This fascicule contains 17 loose sheets, not all in Gordon's hand, with notes concerning: weather (in English); barometers and compasses; African countries, excerpted from published books; the seas and weather of India; Cape Point; the rocks at Paarl; the Alps and the Iles d'Hyères; the population of the colony; Manuel Perestrello's account of Agulhas; descriptions of San and Khoekhoen by earlier travellers. There is also a drawing, in Gordon's hand, of the sinus pudoris of a Khoekoen woman with observations and measurements; and a list of occupied and unoccupied farms in the Tulbagh valley dated 30th September 1785.
Cover sheet: “Lettres ecrites a differentes personnes”
107/13/1 Fair copy, in a secretary's hand and with some additions and amendments, of Gordon's letter to Hendrik Fagel of 24th April 1779, the original of which is in the Nationaal Archief (and is fully transcribed and translated on this website). This copy is discussed and partially translated in Smith and Pheiffer 1994.
107/13/2/1 Drafts of letters in French addressed to "M. le Comte", i.e. Johann Phillip, graf von Cobenzl, dated 1786-87, and discussing botany, zoology, geography etc.
107/13/2/2 Draft and copies of a letter in French to Professor Horace Bénédict de Saussure, dated 8th April 1789 chiefly concerning geology and mineralogy (fully transcribed, but not translated, on this website).
107/13/2/3 Draft letter dateable 1786 to “M. le Bailli”, i.e. Admiral comte Pierre André de Suffren de Saint Tropez, known as Le Bailli de Suffren, about topography, astronomical quadrants, navigation, trees etc. Fully transcribed and translated on this website from the transcription and translation in Linden 2010.
107/13/3 "Description of a Camelopard killed at the night of the 12th of October 1779" in English.
10713/4 "Observations on Sparrman's Voyage at the Cape of Good hope" in English. These are discussed in Smith 1990
107/13/5 Corrections, in French, not in Gordon’s hand, to the Abbé de la Caille’s Journal Historique
107/14-17 Miscellaneous notes relating to Gordon’s journeys
These fascicules contain rough notes, apparently made during Gordon’s journeys, which seem mostly to have been incorporated into his travel journals and Great Map.
107/14 Seventeen items consisting of rough jottings made on his journeys, consisting mainly of heights and other measurements. (There is also a ticket for the Lyon lottery draw of Frimaire an XI, i.e. November-December 1802).
107/15 Thirty-eight items, all on loose sheets with measurements and observations evidently made on the spot.
107/16 Twenty-seven items; all loose measurements and observations evidently made on the spot.
107/17 Twenty-five items; all loose measurements and observations evidently made on the spot. Also excerpts from a journal of "captain Popham', i.e the later Admiral Sir Home Riggs Popham.
107/18 Meteorological journal
"Metereologisch journaal, bijna dagelijks bijgehouden tussen 22 sept 1789 en 21 juni 1792", bound manuscript book. The final three pages contain (written upside-down in relation to the main journal) a list of " “Steenen versonden aan Proffessor de Saussure. Cabo de Goede Hoop den 1789”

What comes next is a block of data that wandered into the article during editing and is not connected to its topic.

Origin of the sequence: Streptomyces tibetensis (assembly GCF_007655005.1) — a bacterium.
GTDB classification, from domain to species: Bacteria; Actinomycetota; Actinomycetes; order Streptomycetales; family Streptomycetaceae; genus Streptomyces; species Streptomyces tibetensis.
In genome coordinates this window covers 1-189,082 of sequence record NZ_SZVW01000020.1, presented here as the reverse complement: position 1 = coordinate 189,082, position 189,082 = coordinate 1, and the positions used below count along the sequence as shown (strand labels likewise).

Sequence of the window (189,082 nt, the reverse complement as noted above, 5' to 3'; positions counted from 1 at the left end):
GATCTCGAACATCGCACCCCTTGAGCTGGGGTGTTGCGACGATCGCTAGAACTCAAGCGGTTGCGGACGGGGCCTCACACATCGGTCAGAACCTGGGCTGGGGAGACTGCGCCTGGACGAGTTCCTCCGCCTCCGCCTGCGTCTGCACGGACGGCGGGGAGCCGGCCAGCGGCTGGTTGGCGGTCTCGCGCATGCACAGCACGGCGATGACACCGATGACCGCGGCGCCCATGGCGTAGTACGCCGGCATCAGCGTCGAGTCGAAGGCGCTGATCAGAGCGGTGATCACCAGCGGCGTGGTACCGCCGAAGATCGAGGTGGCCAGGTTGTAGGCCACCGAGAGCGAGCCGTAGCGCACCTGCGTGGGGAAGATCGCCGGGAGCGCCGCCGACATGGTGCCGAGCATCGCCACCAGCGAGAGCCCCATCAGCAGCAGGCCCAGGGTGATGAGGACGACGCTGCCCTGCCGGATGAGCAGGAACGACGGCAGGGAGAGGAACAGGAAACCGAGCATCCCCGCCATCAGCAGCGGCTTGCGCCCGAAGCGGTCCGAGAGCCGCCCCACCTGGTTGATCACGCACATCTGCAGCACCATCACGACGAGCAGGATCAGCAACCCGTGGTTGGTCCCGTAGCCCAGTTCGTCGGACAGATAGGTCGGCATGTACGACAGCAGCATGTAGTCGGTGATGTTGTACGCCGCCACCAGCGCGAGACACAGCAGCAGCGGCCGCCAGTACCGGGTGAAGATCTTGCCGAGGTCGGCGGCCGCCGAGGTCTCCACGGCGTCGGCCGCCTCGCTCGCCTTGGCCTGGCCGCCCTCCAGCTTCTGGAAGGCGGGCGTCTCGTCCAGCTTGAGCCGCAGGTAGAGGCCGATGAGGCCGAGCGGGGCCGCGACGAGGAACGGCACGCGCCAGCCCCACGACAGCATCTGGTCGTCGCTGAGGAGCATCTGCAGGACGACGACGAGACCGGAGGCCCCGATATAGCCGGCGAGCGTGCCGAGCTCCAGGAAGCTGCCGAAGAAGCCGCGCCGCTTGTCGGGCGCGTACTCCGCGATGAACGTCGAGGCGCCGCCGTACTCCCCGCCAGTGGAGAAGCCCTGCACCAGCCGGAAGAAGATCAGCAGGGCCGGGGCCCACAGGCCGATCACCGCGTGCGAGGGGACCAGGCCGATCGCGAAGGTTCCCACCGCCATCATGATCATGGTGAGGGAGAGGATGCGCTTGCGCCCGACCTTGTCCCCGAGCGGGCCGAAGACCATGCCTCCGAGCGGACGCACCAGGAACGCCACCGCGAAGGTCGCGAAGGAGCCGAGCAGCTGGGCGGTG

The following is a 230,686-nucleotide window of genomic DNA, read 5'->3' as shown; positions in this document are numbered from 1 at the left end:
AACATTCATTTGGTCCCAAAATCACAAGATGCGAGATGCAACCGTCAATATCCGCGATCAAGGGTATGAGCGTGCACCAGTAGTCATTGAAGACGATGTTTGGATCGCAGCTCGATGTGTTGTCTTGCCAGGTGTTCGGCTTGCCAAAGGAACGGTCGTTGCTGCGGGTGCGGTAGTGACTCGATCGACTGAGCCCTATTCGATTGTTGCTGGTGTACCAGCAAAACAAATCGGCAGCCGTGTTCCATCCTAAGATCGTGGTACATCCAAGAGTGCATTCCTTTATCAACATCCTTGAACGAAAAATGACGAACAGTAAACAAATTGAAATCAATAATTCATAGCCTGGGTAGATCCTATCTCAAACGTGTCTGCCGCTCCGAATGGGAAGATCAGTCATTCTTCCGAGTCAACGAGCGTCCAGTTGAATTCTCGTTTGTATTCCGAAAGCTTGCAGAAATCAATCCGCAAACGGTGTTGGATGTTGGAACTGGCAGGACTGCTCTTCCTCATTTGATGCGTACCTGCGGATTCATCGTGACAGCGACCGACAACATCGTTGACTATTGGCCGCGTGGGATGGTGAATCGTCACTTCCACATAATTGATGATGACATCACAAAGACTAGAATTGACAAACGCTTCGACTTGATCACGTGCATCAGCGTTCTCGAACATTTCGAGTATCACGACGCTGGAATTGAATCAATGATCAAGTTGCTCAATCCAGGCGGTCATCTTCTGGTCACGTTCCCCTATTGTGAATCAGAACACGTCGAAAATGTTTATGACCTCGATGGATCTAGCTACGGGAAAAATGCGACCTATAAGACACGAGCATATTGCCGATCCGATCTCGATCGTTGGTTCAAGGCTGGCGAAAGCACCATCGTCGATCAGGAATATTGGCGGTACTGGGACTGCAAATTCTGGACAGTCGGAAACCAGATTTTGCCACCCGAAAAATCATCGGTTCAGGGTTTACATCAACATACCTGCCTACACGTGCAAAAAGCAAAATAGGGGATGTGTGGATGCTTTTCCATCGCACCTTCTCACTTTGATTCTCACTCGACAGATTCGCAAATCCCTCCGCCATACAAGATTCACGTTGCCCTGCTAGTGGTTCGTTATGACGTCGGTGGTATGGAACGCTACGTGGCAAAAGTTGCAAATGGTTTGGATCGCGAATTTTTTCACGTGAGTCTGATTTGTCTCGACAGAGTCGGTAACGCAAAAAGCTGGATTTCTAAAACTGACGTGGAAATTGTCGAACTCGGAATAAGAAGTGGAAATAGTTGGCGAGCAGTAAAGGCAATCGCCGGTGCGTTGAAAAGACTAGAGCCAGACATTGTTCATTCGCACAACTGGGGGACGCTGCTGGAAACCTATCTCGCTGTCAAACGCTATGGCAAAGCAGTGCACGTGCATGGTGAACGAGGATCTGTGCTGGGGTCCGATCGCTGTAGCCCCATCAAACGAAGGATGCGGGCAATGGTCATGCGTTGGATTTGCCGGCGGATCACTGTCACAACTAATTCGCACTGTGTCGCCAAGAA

Allamand 1769-81: Allamand, J.N.S.: Contributions and supplements to the "Nouvelle Edition" of Buffon's Histoire Naturelle, published in French by J.H. Schneider, Amsterdam.
Barnard 1950: Barnard, C. J. , “Robert Jacob Gordon’s se loopbaan aan de Kaap”, Archives Yearbook for South African History, XII part 1, Parow, 1950, pp.319-446.
Barnard 1993: Barnard, A., ed. A.M. Lewin Robinson, et al., The Cape journals of Lady Anne Barnard 1797-1798 (Van Riebeeck Society, 2nd Series, no.24), Cape Town, 1993.
Barnard 1998-99: Barnard, A, ed. M. Lenta and B.A. Le Cordeur, The Cape diaries of Lady Anne Barnard 1799-1800 (Van Riebeeck Society, 2nd Series, nos. 29 and 30), 2 vols, Cape Town, 1998-99
Barnard 2009: Barker, N. ed., Lady Anne Barnard's Watercolours and Sketches: Glimpses of the Cape of Good Hope, Simon’s Town, 2009,
Barrow 1806: Barrow, J., An Account of Travels into the Interior of Southern Africa in the Years 1797 & 1798, 2 vols., London, 1806
Bax and Koeman 1963: Bax, D. and Koeman, C., Argitektoniese skoonheid in Kaapstad se Kompanjiestuin, 1777-1805, Cape Town, 1963
Bindman et al. 2011: Bindman, D., Ford, C. and Weston H., “Africa and the Slave Trade”, in D. Bindman and H.R. Gates, eds., The Image of the Black in Western Art, Vol. III, part 3: From the ‘Age of Discovery’ to the Age of Abolition: The Eighteenth Century, Cambridge Mass. and London, 2011, pp.207-240
Boëseken 1944: Boëseken, A.J., “De Nederlandse kommissarisse en de 18de eeuse samelewing aan de Kaap”, Argiefjaarboek vir Suid Afrikaanse Geskiedenis, VII, 1944
Britten 1914: Britten, J, “Robert Jacob Gordon (1741-1795)”, Journal of Botany, LII, 1914, pp.75-77
Brommer 2009: Brommer, B., et al., Grote Atlas van de Verenigde Oost-Indische Compagnie. Vol. V. Afrika, Voorburg, 2009